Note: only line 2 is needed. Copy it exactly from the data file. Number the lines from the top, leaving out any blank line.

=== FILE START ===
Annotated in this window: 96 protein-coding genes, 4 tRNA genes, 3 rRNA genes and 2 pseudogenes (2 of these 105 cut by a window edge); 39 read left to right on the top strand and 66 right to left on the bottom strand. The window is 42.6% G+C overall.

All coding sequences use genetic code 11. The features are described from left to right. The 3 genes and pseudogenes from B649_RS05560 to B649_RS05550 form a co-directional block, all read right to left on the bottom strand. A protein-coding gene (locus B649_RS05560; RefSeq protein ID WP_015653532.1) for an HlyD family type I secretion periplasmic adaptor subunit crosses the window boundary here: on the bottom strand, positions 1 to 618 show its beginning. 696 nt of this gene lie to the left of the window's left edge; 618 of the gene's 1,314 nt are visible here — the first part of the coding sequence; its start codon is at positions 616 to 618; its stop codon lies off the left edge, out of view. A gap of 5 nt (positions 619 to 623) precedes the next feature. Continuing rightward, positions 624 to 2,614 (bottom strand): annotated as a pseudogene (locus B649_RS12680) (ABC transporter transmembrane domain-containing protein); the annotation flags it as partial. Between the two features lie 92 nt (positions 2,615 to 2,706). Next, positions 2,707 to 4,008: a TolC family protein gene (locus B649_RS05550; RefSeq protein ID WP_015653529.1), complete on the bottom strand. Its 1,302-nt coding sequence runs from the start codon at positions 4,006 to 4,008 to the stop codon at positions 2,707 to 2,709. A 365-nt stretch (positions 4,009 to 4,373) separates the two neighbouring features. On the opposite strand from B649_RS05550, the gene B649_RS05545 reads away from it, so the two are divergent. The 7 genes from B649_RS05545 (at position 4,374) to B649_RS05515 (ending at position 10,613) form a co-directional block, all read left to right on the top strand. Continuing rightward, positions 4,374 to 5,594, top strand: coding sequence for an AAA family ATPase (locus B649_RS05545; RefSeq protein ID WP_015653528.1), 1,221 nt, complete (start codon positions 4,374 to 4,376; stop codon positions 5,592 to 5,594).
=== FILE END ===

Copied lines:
All coding sequences use genetic code 11. The features are described from left to right. The 3 genes and pseudogenes from B649_RS05560 to B649_RS05550 form a co-directional block, all read right to left on the bottom strand. A protein-coding gene (locus B649_RS05560; RefSeq protein ID WP_015653532.1) for an HlyD family type I secretion periplasmic adaptor subunit crosses the window boundary here: on the bottom strand, positions 1 to 618 show its beginning. 696 nt of this gene lie to the left of the window's left edge; 618 of the gene's 1,314 nt are visible here — the first part of the coding sequence; its start codon is at positions 616 to 618; its stop codon lies off the left edge, out of view. A gap of 5 nt (positions 619 to 623) precedes the next feature. Continuing rightward, positions 624 to 2,614 (bottom strand): annotated as a pseudogene (locus B649_RS12680) (ABC transporter transmembrane domain-containing protein); the annotation flags it as partial. Between the two features lie 92 nt (positions 2,615 to 2,706). Next, positions 2,707 to 4,008: a TolC family protein gene (locus B649_RS05550; RefSeq protein ID WP_015653529.1), complete on the bottom strand. Its 1,302-nt coding sequence runs from the start codon at positions 4,006 to 4,008 to the stop codon at positions 2,707 to 2,709. A 365-nt stretch (positions 4,009 to 4,373) separates the two neighbouring features. On the opposite strand from B649_RS05550, the gene B649_RS05545 reads away from it, so the two are divergent. The 7 genes from B649_RS05545 (at position 4,374) to B649_RS05515 (ending at position 10,613) form a co-directional block, all read left to right on the top strand. Continuing rightward, positions 4,374 to 5,594, top strand: coding sequence for an AAA family ATPase (locus B649_RS05545; RefSeq protein ID WP_015653528.1), 1,221 nt, complete (start codon positions 4,374 to 4,376; stop codon positions 5,592 to 5,594).